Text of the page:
Thursday, April 9, 2009

April 2009 Update from Air Force's Energy Chief

Kevin Billings shared a few minutes today, responding to three status questions I had queued up for him on: 1) the synth fuel initiative, 2) adoption of energy metrics, and 3) the Air Force's take on smart and micro grids. Here, without much embellishment, are his updates:

1) Synthetic Fuels - Certification of USAF's current inventory to run on a 50/50 natural gas-derived fuel/J-P8 blend is on or ahead of schedule. Other details include:
  • More focus coming up on bio fuels
  • Will down select to 1 or 2 bio fuel blends and begin new engine cert process for them
In short, USAF will be ready for its 2016 goal of using 50% alternative fuels, and is thereby making a market for these fuels. But the big question is: will industry be ready to provide new fuels in sufficient quantities?

2) Energy Metrics - Alas, Billings noted that the Energy Efficiency KPP would have been used extensively in Future/Next Gen Long Range Bomber, which Secretary Gates just recommended for deletion. But he said that USAF's acquisition arm is taking the FBCF and Energy Efficiency KPP very seriously. (I should be able to report more on that in the future.)

3) Air Force Smart / Micro Grids - According to Billings, while still in embryonic stages, new grid technologies and processes are at the forefront of USAF thinking. The primary driver is mitigation of the risk posed by the brittle national grid. The task re the smart grid is to work with utility providers to coordinate and collaborate on bringing smart sensors and other energy management capabilities on base to capture savings. The micro grid concept applies when thinking about bases as power islands, being able to run their own critical mission systems during local or regional blackouts. One of the lead agencies he referenced is the civil engineering team, AFCESA, at Tyndall AFB in Florida.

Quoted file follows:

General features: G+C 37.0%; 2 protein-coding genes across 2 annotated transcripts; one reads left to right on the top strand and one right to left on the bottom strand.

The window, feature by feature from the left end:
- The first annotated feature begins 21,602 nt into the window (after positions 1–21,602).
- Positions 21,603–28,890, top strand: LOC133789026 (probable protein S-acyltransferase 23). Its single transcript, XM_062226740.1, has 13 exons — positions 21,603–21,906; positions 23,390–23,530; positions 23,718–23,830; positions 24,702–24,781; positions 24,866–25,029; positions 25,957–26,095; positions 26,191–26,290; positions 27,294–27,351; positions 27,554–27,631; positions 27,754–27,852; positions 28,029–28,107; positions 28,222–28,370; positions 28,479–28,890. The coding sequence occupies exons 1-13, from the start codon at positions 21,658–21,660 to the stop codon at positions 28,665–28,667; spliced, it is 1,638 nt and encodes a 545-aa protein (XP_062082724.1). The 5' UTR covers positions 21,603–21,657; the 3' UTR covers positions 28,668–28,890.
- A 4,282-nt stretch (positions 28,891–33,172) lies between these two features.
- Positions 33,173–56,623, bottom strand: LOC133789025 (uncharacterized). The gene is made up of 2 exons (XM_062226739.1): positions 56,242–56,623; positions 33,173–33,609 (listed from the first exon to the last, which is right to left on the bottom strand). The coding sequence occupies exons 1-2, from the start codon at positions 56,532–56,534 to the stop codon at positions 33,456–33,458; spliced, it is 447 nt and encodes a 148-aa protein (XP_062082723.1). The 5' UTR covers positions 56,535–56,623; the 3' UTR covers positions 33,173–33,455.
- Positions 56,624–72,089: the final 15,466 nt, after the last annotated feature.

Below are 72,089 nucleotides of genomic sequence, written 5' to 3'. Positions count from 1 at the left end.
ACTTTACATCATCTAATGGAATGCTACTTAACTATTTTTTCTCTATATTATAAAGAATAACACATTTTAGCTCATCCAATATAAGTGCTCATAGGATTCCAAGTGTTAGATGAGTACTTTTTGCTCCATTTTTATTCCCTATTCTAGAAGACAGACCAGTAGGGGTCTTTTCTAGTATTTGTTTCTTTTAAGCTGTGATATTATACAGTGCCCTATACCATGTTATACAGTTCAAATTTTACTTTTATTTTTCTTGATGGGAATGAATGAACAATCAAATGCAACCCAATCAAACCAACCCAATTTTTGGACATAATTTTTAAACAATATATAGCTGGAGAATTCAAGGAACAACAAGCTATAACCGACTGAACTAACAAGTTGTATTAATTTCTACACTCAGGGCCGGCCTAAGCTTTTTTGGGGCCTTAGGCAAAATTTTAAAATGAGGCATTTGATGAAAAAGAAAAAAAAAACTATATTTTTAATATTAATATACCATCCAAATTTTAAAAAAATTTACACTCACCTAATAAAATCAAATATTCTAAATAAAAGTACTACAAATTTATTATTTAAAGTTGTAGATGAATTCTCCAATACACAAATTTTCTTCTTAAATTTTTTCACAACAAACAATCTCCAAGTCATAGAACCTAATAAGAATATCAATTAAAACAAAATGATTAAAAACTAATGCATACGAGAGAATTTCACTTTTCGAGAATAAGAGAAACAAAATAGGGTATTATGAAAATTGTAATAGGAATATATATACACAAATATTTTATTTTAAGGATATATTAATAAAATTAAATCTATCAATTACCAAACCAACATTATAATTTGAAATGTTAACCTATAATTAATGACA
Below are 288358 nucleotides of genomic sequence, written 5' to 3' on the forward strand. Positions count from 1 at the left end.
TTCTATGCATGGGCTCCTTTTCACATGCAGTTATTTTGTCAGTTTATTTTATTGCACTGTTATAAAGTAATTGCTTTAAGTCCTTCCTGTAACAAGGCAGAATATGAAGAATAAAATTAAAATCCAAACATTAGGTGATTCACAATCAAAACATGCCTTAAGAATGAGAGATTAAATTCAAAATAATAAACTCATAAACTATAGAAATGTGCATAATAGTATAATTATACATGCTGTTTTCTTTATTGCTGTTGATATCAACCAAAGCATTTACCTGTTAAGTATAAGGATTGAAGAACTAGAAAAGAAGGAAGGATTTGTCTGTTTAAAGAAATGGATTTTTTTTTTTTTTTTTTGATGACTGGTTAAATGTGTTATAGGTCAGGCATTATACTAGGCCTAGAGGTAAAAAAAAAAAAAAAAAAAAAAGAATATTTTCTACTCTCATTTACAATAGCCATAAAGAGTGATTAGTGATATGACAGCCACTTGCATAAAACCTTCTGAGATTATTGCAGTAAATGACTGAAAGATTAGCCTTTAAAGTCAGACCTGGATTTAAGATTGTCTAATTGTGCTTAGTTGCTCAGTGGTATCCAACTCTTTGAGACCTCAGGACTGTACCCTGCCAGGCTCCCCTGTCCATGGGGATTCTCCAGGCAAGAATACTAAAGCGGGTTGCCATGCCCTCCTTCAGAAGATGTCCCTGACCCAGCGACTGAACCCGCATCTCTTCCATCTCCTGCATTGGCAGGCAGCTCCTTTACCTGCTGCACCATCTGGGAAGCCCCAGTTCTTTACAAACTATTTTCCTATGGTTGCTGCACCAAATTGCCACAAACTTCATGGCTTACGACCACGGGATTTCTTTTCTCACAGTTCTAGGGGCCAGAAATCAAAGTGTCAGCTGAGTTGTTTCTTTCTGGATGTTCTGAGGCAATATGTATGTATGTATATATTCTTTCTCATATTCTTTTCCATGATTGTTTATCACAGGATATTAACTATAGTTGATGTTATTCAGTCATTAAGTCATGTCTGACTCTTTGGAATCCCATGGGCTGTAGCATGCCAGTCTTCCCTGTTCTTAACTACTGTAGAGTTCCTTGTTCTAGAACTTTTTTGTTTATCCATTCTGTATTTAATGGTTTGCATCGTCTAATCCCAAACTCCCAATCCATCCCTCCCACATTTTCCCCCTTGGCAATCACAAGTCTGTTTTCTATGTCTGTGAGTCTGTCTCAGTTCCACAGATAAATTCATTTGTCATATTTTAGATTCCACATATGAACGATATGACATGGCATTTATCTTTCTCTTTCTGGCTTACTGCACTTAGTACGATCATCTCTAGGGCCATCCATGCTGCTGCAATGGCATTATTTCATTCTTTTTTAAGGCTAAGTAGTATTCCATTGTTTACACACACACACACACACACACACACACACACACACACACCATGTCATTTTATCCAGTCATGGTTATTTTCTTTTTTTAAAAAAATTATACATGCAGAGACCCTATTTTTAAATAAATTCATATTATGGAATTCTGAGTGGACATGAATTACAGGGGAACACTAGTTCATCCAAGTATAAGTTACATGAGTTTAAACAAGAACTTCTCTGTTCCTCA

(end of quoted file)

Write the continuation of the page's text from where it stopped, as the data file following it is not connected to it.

A detail I especially liked was Billings referring to the towns that host USAF bases as "community partners." He's interested in seeing if, should local blackouts occur, USAF bases could provide surplus power for critical community services. Wouldn't that be something ... something great.

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